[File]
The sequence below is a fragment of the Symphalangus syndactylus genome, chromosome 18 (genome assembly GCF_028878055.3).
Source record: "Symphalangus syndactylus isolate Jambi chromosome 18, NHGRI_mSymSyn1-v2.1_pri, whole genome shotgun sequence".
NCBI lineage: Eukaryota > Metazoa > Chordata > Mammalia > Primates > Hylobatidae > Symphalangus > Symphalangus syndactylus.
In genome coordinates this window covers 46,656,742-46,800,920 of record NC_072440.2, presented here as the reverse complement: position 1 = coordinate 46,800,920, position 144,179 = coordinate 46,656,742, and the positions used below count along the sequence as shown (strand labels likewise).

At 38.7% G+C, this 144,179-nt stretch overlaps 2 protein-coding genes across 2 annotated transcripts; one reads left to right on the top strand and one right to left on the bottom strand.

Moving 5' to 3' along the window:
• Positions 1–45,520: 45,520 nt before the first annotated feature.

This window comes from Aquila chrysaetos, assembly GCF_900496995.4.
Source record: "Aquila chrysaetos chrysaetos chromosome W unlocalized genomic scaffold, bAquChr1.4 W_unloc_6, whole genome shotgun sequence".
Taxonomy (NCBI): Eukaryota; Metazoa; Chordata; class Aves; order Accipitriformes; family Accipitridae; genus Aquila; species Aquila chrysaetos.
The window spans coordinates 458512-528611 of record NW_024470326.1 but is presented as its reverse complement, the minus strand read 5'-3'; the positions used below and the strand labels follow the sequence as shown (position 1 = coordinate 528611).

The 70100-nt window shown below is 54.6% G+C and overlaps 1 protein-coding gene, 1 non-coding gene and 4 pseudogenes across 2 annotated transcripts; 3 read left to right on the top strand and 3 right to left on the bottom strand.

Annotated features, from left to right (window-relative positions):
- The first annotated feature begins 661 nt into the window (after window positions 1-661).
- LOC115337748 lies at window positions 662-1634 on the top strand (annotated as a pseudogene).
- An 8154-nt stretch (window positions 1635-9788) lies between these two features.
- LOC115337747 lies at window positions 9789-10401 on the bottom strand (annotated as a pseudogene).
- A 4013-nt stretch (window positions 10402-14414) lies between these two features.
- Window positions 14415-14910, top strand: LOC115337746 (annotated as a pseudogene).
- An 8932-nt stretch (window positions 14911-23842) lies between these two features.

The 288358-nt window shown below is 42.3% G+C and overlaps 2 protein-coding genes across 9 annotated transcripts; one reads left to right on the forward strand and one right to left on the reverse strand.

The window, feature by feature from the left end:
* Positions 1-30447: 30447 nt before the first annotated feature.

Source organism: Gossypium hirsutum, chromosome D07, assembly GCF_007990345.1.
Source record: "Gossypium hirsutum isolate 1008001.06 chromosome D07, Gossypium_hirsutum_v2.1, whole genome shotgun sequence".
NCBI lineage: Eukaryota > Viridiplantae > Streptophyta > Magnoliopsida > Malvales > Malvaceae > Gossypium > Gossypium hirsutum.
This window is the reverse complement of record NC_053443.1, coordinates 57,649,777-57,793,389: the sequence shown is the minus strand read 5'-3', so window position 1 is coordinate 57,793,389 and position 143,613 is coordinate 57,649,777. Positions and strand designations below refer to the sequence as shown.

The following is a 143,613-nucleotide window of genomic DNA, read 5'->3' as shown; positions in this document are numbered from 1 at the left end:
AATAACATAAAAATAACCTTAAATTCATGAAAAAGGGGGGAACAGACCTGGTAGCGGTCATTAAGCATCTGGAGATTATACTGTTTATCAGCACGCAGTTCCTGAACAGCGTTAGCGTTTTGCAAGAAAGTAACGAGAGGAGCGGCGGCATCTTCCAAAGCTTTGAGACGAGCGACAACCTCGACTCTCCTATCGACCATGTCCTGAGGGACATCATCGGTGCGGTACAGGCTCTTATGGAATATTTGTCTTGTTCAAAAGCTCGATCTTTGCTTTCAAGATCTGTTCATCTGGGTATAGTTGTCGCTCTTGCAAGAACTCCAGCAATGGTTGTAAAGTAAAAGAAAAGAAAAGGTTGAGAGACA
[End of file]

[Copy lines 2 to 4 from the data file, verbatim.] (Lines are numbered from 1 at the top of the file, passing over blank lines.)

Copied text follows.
Source record: "Symphalangus syndactylus isolate Jambi chromosome 18, NHGRI_mSymSyn1-v2.1_pri, whole genome shotgun sequence".
NCBI lineage: Eukaryota > Metazoa > Chordata > Mammalia > Primates > Hylobatidae > Symphalangus > Symphalangus syndactylus.
In genome coordinates this window covers 46,656,742-46,800,920 of record NC_072440.2, presented here as the reverse complement: position 1 = coordinate 46,800,920, position 144,179 = coordinate 46,656,742, and the positions used below count along the sequence as shown (strand labels likewise).